Edited by Daniel Farber, MD
The Ludloff procedure is a surgical technique that can be used to correct a moderately severe bunion (hallux valgus) deformity that has failed nonoperative treatment. Dr. Ludloff first described it in 1918. The surgery is performed by making an oblique (slanted) cut (osteotomy) in the bone (first metatarsal) that leads to the great toe (Figure 1). The cut bone is then rotated to correct the bunion deformity (decrease the 1-2 intermetatarsal angle). This procedure is combined with an operation to realign the great toe itself. This is done by loosening the joint capsule on the outside of the great toe and then tightening up the joint capsule on the inside of the great toe.
The Ludloff procedure itself involves making a cut (incision) on the top or inside of the foot to expose the long bone (first metatarsal) that leads to the great toe. Once this bone is exposed, it is cut obliquely and, prior to completing the cut, a screw is placed but not tightened to hold the bone partially in position. The bone is then rotated around the screw so that the far end of the bone (first metatarsal) is in an improved position, lessening the bunion deformity. The screw is tightened and the bone is further stabilized with other screws or occasionally a plate. The great toe joint is then corrected in an improved position by loosening the outside ligaments and tightening up the joint capsule on the inside (medial).
Figure 1: Ludloff Bone Cut
Recovery from the Ludloff Procedure
Success of the Ludloff procedure requires healing of the cut bone and this healing usually takes six weeks or longer. During this healing period, it is not usually possible to put all your weight on the foot, requiring some weight bearing through the heel, and limited walking in a stiff soled shoe or boot. Once the bone is fully healed, activity can be increased. It is important to keep the great toe joint moving with some special exercises. Often by 8 to 12 weeks post surgery, it is possible for the patient to return to a normal shoe, usually with a wide toe box. For many patients, the big toe often remains slightly swollen for up to a year. Tight shoes and narrow toe shoes should be avoided after this surgery.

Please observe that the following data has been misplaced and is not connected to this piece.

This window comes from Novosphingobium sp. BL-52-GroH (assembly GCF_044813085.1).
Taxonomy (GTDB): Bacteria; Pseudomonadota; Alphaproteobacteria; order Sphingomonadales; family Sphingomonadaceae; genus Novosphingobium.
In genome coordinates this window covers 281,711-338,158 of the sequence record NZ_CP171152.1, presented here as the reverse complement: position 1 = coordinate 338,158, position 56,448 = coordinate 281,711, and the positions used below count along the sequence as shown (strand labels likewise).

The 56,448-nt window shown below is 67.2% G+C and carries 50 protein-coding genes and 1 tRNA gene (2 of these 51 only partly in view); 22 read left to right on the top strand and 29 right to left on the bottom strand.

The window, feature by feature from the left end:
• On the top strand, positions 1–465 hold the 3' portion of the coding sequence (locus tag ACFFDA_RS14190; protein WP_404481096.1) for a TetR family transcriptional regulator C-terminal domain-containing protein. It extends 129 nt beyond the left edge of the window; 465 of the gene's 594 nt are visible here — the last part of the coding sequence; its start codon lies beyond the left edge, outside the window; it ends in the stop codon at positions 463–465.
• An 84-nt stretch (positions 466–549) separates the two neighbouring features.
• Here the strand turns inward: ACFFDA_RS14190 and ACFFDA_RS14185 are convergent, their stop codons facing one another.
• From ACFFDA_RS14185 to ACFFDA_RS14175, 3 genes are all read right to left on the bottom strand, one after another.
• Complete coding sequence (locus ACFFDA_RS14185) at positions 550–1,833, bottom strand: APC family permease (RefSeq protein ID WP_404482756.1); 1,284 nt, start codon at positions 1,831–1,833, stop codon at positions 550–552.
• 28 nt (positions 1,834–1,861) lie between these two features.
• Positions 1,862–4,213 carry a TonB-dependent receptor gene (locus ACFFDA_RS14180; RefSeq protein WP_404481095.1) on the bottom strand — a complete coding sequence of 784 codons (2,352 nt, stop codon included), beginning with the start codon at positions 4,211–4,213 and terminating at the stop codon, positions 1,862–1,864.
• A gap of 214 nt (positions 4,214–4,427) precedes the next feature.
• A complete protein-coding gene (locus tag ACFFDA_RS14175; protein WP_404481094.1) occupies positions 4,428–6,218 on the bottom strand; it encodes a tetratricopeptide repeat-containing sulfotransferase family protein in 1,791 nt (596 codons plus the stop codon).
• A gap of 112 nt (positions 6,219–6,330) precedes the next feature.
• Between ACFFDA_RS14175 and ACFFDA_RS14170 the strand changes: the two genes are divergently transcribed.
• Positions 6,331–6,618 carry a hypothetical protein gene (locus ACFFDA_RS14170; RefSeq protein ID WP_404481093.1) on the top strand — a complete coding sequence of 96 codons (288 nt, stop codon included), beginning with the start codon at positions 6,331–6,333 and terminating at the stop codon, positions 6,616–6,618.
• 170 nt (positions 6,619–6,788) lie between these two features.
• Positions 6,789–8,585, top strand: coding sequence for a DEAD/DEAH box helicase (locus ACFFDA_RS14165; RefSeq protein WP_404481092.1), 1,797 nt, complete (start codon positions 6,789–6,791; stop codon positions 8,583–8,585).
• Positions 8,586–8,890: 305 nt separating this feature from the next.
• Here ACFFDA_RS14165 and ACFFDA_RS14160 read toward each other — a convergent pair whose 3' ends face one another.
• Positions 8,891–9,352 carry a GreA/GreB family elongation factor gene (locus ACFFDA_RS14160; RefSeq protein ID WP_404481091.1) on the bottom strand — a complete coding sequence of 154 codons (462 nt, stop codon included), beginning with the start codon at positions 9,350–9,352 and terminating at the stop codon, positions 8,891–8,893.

Although uncommon, there are a variety of complications that can occur. These include:
- Wound healing problems
- Blood Clots: Deep vein thrombosis (DVT) or Pulmonary Embolism (PE).
- Specific Complications of the Ludloff Procedure
- Nerve Injury: Injury to the nerve that supplies sensation to the inside of the great toe (Medial branch of the superficial peroneal nerve) may occur. In addition, the nerve that supplies the space between the first and the second toe (deep peroneal nerve) may also be injured. An injury to these nerves may lead to numbness or a burning type pain. Very rarely, a nerve injury may lead to the development of a complex regional pain syndrome.
- Delayed union or Non-Union: There is also a possibility that the bone that is cut (first metatarsal) may heal slowly or not at all. If it does not heal, further surgery may be required.
- Malunion: A malunion occurs when the bone heals in an unacceptable position. In this situation, further surgery may be necessary.
- Recurrence of the Bunion Deformity: Occasionally, the bunion deformity may return following a Ludloff procedure. This can occur over time or relatively quickly and may require revision surgery.
- Hallux Varus Deformity: An overcorrection of the bunion (hallux varus), where the great toe points away from the other toes. This can lead to increased symptoms of pain and deformity.
- Stiffness: There may be some loss of movement of the great toe joint after surgery due to scarring. This can be improved with physiotherapy. In some cases, the joint may go on to develop arthritis, which may require further surgery.
Edited March 28, 2018
Previously Edited by Peter Stavrou, MD